Johns Hopkins will recognize four trailblazing figures from its past by adorning prominent campus buildings and facilities with their names, the first fruits of an ongoing effort to more visibly honor and celebrate remarkable people from the institution's history, with a specific focus on those from historically marginalized and underrepresented groups.
The recommendations were made after extensive deliberations by a cross-institutional task force of students, faculty, staff, alumni, and community members assembled as part of the Diverse Names and Narratives Project, which was launched this past spring. The group made its recommendations to the boards of trustees of Johns Hopkins University, Johns Hopkins Medicine, and the Johns Hopkins Health System, which voted to approve the following:
The Johns Hopkins Outpatient Center in East Baltimore, known colloquially as J-HOC, will be named for Levi Watkins, a pioneer in both cardiac surgery and civil rights at Johns Hopkins Medicine who died in 2015. While the building in which the J-HOC sits was named for Robert M. Heyssel when it opened in 1992, the center is not named; it serves 300,000 patients annually and is home to medical students and residents, faculty, and frontline caregivers.
The Undergraduate Teaching Laboratories, a 105,000-square-foot facility with a distinct concave, glazed-glass façade that opened at the Homewood campus in 2013, will be named for Florence Bascom, a barrier-shattering geologist who earned a PhD from Hopkins in 1893, becoming the second woman in the U.S. to receive a PhD in geology.
The two towers of the Charles Commons residence hall in Charles Village, which opened in 2006, will be named for two trailblazers, Frederick Scott and Ernie Bates, who were among the university's first Black undergraduate students. Scott enrolled in the School of Engineering in 1945 and was the first Black student to earn a BA from Hopkins; he went on to a career as an engineer and editor before his death in 2017. Bates, an acclaimed neurosurgeon and entrepreneur, became the first Black student at JHU's School of Arts and Sciences when he enrolled in 1954. He received an honorary doctorate from JHU earlier this year.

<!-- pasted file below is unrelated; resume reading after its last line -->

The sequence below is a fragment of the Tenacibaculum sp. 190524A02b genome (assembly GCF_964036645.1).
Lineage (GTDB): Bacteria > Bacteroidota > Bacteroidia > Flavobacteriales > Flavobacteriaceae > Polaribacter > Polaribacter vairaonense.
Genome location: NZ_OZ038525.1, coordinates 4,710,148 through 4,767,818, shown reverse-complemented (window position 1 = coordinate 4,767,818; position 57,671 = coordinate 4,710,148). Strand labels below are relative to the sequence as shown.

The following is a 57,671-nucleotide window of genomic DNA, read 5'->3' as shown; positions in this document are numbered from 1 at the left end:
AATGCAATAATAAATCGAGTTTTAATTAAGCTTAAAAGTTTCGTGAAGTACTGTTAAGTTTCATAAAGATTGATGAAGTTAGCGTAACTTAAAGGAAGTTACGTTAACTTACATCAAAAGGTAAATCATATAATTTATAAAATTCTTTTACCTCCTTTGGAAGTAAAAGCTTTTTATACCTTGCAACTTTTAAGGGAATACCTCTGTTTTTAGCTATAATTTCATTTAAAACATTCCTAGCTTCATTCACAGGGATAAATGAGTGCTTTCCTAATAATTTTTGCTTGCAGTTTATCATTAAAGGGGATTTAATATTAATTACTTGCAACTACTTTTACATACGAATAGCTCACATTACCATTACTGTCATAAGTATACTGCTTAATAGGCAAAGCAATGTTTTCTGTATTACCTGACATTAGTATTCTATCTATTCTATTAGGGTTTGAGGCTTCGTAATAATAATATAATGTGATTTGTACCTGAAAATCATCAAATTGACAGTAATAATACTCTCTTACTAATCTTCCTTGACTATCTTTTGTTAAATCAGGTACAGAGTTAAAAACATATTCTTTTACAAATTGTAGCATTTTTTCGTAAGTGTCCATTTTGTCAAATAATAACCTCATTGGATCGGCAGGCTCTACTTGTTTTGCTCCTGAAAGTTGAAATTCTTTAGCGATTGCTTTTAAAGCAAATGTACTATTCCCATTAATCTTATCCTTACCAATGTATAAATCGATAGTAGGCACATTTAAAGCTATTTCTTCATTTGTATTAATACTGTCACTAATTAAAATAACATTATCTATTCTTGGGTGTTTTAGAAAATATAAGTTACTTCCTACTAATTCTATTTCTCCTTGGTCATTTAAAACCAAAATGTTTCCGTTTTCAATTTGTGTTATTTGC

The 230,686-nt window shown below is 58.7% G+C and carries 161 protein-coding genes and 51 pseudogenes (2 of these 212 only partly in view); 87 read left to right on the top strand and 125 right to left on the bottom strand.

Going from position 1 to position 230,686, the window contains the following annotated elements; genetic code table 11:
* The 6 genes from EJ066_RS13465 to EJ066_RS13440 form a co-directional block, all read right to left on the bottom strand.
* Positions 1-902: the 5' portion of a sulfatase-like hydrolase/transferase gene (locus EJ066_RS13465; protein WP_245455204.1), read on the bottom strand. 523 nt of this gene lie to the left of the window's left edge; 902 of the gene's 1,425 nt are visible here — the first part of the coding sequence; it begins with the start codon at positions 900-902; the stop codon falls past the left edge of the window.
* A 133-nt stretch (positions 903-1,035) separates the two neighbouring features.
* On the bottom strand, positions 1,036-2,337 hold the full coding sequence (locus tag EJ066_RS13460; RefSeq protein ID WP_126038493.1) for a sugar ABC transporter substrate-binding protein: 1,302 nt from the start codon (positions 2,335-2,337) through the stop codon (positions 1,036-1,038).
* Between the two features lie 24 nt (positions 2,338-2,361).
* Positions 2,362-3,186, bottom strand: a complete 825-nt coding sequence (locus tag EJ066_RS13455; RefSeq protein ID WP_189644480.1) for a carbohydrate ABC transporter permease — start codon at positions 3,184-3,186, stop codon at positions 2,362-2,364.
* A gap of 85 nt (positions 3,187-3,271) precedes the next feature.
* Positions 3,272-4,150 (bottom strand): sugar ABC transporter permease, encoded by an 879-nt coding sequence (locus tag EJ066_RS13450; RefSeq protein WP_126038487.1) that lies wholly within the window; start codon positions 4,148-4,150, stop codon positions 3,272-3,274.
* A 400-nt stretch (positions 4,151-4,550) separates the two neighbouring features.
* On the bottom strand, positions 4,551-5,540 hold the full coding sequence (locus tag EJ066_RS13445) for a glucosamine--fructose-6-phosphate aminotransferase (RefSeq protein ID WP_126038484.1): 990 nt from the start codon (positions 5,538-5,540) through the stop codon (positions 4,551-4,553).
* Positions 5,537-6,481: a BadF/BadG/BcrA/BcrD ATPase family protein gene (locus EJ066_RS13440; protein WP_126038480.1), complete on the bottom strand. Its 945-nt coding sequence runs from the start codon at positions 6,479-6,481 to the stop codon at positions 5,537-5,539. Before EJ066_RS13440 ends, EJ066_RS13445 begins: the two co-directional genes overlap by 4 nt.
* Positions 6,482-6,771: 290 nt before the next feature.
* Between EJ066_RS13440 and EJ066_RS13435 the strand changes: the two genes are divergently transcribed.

"This remarkable cohort of Johns Hopkins pioneers has improved our society and made our institution a more impactful and more welcoming place for all people," JHU President Ron Daniels said. "Hopkins is better for their having been here. I am deeply moved that their names will soon be permanent parts of our Baltimore campuses, with the recognition that this is just a beginning and not an end."
Dedication events for each of the named facilities are presently being planned; details will be shared at a later date.
The four individuals who will be honored were chosen from an original list of more than 50 eligible people suggested by members of the Hopkins community. The task force, co-led by JHU trustee Susan Daimler, KSAS '99, and School of Medicine Chair of Surgery and Associate Dean for Diversity and Inclusion Robert S.D. Higgins, met multiple times over the summer to discuss the candidates and make their selections.
Their work was supported by the professional staff and student researchers from the university's Program in Museums and Society, as well as staff from the offices of diversity and inclusion and the board of trustees.
"It was an honor to co-lead this effort and serve alongside the thoughtful members of this task force, who took our charge seriously and were deeply committed to representing the rich history of our university," Higgins said.
Added Daimler: "We look forward to celebrating these four outstanding individuals and to the recognition of more Hopkins trailblazers to come."